Am I required to collect AML/ATF information on all new transactions?

  • Yes, a licensed advisor is required to collect AML/ATF information (including identity verification) on every new sale of:
  • universal life insurance
  • permanent life insurance
  • non-registered guaranteed investment certificates (GICs)
  • non-registered accumulation annuities
  • non-registered payout annuities
  • all non-registered individual variable annuity contracts (segregated funds)
  • non-registered mutual funds.

If I collected AML/ATF information on a new client and they want to make a subsequent unscheduled deposit to their universal life or permanent life policy or non-registered wealth product, do I need to ask AML/ATF information again?

No, an advisor does not need to verify the identification of an existing client on subsequent transactions to an existing policy or account.

I hire staff to assist me in my business. Can my staff collect the AML/ATF information on the client?

Only licensed life insurance advisors contracted with Sun Life may verify client identity.

How do I set up my own compliance regime and appoint a compliance officer?

Refer to the Implementation of a Compliance Regime on the FINTRAC website. You can formally adopt the manual, appoint yourself as the compliance officer and set up procedures based on the guidelines in the manual.

What if clients refuse to answer the Politically exposed persons (PEP) / Head of an international organization (HIO) questions?

While you cannot control the information that your client is willing to provide, the legislation does require you to obtain an answer from your client, in order to satisfy your statutory obligation.

Is asking my client if they are a PEP/HIO violating privacy legislation in Canada?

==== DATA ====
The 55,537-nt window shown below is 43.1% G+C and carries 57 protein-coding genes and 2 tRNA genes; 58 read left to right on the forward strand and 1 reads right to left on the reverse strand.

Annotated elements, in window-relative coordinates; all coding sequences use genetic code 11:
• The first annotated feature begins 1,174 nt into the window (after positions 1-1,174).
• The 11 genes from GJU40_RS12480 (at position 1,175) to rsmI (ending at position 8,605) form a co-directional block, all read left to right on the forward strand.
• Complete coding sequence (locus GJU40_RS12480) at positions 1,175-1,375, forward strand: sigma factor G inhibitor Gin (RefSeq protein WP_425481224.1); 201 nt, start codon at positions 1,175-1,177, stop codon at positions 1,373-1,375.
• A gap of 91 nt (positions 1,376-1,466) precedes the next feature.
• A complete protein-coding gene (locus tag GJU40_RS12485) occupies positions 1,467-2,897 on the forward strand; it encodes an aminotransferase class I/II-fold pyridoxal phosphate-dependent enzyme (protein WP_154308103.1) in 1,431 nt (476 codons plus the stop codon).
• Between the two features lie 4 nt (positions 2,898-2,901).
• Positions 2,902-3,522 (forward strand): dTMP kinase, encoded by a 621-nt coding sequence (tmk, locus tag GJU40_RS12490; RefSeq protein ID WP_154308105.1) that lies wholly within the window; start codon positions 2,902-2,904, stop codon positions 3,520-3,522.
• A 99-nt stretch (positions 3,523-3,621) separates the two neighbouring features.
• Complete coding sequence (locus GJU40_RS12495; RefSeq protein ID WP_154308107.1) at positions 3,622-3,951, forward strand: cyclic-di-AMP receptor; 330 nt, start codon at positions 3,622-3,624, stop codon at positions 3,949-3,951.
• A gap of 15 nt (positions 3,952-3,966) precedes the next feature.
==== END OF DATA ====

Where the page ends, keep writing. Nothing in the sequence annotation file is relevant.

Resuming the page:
We are collecting this information to comply with the Proceeds of Crime (Money Laundering) and Terrorist Financing Act for risk management purposes.

How long do I have to submit outstanding AML/ATF documentation?

AML/ATF documentation timelines will be indicated in any communication you receive requesting the outstanding information.

What if my client refuses to complete the AML/ATF section?

You may not do business with this client and should report the incident as a possible attempted suspicious transaction to the email address Money Laundering. Sun Life will investigate and may report this to FINTRAC.

Where can I get help to correctly complete form 4830-E or 4831-E?

What should I do if I suspect my client has a third party involved in the contract/application but answered "No" to the third party determination question?

If you suspect that a third party may be involved in the transaction, but your customer has answered 'no' to the third party determination question, send an email to Money Laundering and include the following details:

  • your full name and advisor number
  • your business address and telephone number
  • the name and address of the individual suspect to have third party involvement in the policy/contract
  • the policy or account number
  • the reasonable grounds you have to suspect a third party has involvement in the policy/contract

The Proceeds of Crime and Terrorist Financing Act (PCMLTFA) makes it mandatory that all financial entities, including life insurance agents and brokers, have in place a compliance regime or program, with formally-adopted policies and procedures.